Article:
Why The Joint WGA And SAG-AFTRA Strike Puts Digital Creators In A Unique Position

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BURBANK, CALIFORNIA - JULY 17: Striking SAG-AFTRA members picket with striking WGA (Writers Guild of America) workers outside Warner Bros. Studio on July 17, 2023 in Burbank, California. Members of SAG-AFTRA, Hollywood’s largest union which represents actors and other media professionals, have joined the striking writers in the first joint walkout against the studios since 1960. The strike could shut down Hollywood productions completely with writers in the third month of their strike against the Hollywood studios.
Mario Tama/Getty Images

In May 2023, the Writers Guild of America (WGA) announced they would go on strike for the first time since 2008. By July, SAG-AFTRA, which hosts some of the most acclaimed actors in Hollywood, joined them in striking. The WGA and SAG-AFTRA strike began at different times, but remain inextricably linked.

The WGA first went on strike due to several major film and television studios refusing to raise writers’ wages in accordance with inflation and the demands of streaming services, and refusing to offer them job security amid the rise of Artificial Intelligence (AI). Soon enough, actors found themselves facing similar challenges. Particularly, supporting actors who appear on television shows across several streaming services claim that they can no longer survive off of residuals anymore due to streaming.

Actors and writers continue to speak out on social media regarding their motivations to go on strike. Actress Fran Drescher currently serves as SAG-AFTRA’s president, and made the public announcement regarding the union’s strike. Countless notable actors have shared their thoughts along the picket line, from Sean Gunn and Mandy Patinkin to Alex Borstein and Nina Dobrev. Actor Luke Cook, notably of “The Chilling Adventures of Sabrina,” “Dollface”, and more popular titles, put the importance of the strike into perspective for television viewers.


Replying to @Drew #sagstrike #sagaftra

♬ original sound – Luke Cook

Social Media Response To Strike

The newfound social media awareness surrounding the joint strike, which is the first of its kind in 60 years, is raising important conversations within the digital creator and influencer space. Countless content creators from TikTok and YouTube have made their way into the entertainment industry–from Addison Rae to Emmy award winning writer-actress Quinta Brunson. With SAG-AFTRA members now on strike, studios grapple with finding new ways to fill roles in an attempt to skirt their demands.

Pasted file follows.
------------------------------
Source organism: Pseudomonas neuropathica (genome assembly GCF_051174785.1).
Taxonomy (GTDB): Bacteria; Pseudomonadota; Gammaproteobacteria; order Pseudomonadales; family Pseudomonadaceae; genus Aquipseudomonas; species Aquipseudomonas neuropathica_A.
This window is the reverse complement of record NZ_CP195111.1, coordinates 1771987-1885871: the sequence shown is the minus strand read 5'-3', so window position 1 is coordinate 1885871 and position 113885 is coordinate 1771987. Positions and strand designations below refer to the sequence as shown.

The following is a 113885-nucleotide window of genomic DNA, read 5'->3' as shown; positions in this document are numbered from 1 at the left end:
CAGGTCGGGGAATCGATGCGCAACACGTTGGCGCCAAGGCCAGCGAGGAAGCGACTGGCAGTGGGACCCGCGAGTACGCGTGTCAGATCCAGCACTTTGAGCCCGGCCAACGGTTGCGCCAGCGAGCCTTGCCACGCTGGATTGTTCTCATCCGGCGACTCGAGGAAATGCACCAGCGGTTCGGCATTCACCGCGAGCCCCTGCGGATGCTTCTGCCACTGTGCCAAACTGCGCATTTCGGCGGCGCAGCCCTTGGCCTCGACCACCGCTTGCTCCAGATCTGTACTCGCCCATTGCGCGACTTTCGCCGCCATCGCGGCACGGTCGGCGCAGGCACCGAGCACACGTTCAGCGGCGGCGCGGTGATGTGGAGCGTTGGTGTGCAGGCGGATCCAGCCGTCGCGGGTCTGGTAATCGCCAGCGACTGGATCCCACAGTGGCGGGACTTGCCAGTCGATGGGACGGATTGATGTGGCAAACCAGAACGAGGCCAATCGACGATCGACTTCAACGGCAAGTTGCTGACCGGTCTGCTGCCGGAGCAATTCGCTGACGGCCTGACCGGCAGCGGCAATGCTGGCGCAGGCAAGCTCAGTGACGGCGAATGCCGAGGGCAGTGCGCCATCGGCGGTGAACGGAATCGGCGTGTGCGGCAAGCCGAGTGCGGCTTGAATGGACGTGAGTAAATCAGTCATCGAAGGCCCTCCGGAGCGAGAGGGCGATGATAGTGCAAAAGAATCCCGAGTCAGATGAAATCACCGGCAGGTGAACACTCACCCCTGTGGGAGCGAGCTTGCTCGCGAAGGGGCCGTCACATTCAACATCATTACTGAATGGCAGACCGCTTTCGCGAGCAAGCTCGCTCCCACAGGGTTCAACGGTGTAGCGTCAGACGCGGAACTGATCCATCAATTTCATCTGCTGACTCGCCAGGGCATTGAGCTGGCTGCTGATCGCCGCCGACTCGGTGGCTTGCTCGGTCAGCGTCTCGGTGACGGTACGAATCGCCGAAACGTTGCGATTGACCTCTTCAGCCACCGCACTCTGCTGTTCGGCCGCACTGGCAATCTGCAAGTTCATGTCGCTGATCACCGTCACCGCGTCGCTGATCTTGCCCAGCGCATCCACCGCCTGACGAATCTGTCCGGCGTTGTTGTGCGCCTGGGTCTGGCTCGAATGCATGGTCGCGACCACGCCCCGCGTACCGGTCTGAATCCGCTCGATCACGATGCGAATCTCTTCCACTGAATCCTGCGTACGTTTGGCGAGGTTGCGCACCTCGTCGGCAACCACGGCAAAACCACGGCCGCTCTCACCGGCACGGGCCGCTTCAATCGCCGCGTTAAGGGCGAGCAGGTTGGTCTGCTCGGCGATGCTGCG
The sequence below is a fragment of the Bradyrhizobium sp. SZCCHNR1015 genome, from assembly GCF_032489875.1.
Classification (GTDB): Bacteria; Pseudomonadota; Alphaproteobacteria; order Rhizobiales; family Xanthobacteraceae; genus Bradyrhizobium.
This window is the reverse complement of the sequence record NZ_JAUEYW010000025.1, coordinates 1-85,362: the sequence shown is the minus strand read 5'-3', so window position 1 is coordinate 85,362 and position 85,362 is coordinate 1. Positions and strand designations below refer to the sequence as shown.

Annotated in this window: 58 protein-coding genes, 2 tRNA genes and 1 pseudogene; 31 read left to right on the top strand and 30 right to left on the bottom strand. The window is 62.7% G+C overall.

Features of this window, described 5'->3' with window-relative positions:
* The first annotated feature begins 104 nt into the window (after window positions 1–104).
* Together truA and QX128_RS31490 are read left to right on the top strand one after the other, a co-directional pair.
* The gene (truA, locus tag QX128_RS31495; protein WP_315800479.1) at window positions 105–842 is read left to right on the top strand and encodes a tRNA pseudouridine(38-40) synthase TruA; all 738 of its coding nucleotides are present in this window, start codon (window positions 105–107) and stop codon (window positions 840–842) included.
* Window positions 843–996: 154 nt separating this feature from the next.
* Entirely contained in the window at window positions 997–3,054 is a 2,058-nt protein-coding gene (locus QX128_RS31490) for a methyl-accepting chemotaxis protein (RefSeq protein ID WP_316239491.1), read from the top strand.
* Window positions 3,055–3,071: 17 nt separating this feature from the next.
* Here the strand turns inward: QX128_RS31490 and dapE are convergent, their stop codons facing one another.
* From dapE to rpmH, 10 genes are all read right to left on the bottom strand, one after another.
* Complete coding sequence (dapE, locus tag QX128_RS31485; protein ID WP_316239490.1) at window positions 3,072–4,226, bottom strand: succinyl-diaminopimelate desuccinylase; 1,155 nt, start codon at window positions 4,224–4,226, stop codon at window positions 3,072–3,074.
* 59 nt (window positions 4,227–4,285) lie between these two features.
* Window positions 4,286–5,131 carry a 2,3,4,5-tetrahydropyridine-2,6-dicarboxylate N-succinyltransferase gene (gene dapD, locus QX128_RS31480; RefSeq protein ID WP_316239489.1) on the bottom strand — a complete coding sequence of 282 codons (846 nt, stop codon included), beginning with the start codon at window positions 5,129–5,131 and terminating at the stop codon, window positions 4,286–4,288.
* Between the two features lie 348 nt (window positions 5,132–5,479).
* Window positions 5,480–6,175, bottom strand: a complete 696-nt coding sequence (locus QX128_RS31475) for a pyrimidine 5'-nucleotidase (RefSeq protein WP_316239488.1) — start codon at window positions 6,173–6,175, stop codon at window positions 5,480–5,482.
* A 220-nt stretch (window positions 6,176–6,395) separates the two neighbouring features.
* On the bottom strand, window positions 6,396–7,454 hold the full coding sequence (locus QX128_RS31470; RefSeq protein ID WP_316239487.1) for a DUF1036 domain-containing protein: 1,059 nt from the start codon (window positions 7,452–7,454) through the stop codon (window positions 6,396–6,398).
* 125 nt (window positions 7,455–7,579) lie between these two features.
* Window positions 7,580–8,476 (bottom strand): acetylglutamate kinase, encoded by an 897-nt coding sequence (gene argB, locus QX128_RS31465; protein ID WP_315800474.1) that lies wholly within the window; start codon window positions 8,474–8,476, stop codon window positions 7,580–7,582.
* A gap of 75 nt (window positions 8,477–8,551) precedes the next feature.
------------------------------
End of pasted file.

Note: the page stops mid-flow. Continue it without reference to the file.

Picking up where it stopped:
A report from The Information shared that SAG-AFTRA issued a list of FAQs to influencers potentially seeking membership in either the WGA or SAG-AFTRA. “Any non-member seeking future membership in SAG-AFTRA who performs covered work or services for a struck company during the strike will not be admitted into membership,” the memo read.

Influencers and digital creators are sharing content about why it is important to not fall into the studios’ productions amid the strike. Many remind the pool of non-union workers that while these opportunities may seem tempting, they will ultimately soil their chances of properly breaking into the industry.



Influencers & Creators the WGA/SAG-AFTRA strike affects YOU #wga #sagaftra #strike #laurenashleybeck #scabbing

♬ original sound – Lauren Ashley Beck

In addition to a full stop in filming projects, all SAG-AFTRA and WGA members will not be speaking to the press regarding their projects. Influencers and digital creators who comment on pop culture on a freelance basis are now evaluating their own topics to cover outside of the guidance of a traditional news organization. Creators continue to warn influencers to avoid this at all costs to prevent their actions from being seen as “scabbing”, a term referring to strike violations.


#stitch with @????????????????️‍???????? thank hou to creators like this one for holding the picket line and standing with us!!! #sagaftrastrong #sagaftrastrike #sagstrike #unionstrong

♬ Mean (Taylor’s Version) – Taylor Swift

Recently, Disney CEO Bob Iger called the strikers’ demands “unrealistic” and “disturbing.” No major studio has made progress towards a fair contract with either union at this time.

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